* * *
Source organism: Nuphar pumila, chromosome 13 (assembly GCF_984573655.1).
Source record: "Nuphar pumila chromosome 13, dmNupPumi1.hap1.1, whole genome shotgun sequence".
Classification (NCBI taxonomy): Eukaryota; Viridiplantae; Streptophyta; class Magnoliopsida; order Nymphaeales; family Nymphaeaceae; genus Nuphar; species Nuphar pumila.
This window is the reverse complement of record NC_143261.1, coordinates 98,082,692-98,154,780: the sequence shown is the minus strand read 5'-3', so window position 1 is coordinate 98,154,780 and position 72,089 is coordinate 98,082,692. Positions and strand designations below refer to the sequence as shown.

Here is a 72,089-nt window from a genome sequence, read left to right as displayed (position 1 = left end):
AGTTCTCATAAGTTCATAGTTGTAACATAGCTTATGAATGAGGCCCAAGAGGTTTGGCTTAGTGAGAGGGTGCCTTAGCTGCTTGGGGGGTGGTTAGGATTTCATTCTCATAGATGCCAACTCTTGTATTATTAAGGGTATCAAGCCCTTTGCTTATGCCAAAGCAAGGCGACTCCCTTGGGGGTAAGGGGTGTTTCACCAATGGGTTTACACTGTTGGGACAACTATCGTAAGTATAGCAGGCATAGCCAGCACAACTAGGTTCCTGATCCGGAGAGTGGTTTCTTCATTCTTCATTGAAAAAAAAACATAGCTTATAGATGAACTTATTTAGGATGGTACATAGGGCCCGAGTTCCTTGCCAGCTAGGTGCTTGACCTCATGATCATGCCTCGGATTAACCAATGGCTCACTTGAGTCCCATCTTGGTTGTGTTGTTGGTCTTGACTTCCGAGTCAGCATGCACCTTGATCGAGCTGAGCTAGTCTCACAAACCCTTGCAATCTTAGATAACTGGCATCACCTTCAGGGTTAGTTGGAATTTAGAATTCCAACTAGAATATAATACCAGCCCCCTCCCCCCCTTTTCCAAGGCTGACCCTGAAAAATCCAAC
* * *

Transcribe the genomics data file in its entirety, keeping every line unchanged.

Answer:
Source organism: Nuphar pumila, chromosome 13 (assembly GCF_984573655.1).
Source record: "Nuphar pumila chromosome 13, dmNupPumi1.hap1.1, whole genome shotgun sequence".
Classification (NCBI taxonomy): Eukaryota; Viridiplantae; Streptophyta; class Magnoliopsida; order Nymphaeales; family Nymphaeaceae; genus Nuphar; species Nuphar pumila.
This window is the reverse complement of record NC_143261.1, coordinates 98,082,692-98,154,780: the sequence shown is the minus strand read 5'-3', so window position 1 is coordinate 98,154,780 and position 72,089 is coordinate 98,082,692. Positions and strand designations below refer to the sequence as shown.

Here is a 72,089-nt window from a genome sequence, read left to right as displayed (position 1 = left end):
AGTTCTCATAAGTTCATAGTTGTAACATAGCTTATGAATGAGGCCCAAGAGGTTTGGCTTAGTGAGAGGGTGCCTTAGCTGCTTGGGGGGTGGTTAGGATTTCATTCTCATAGATGCCAACTCTTGTATTATTAAGGGTATCAAGCCCTTTGCTTATGCCAAAGCAAGGCGACTCCCTTGGGGGTAAGGGGTGTTTCACCAATGGGTTTACACTGTTGGGACAACTATCGTAAGTATAGCAGGCATAGCCAGCACAACTAGGTTCCTGATCCGGAGAGTGGTTTCTTCATTCTTCATTGAAAAAAAAACATAGCTTATAGATGAACTTATTTAGGATGGTACATAGGGCCCGAGTTCCTTGCCAGCTAGGTGCTTGACCTCATGATCATGCCTCGGATTAACCAATGGCTCACTTGAGTCCCATCTTGGTTGTGTTGTTGGTCTTGACTTCCGAGTCAGCATGCACCTTGATCGAGCTGAGCTAGTCTCACAAACCCTTGCAATCTTAGATAACTGGCATCACCTTCAGGGTTAGTTGGAATTTAGAATTCCAACTAGAATATAATACCAGCCCCCTCCCCCCCTTTTCCAAGGCTGACCCTGAAAAATCCAAC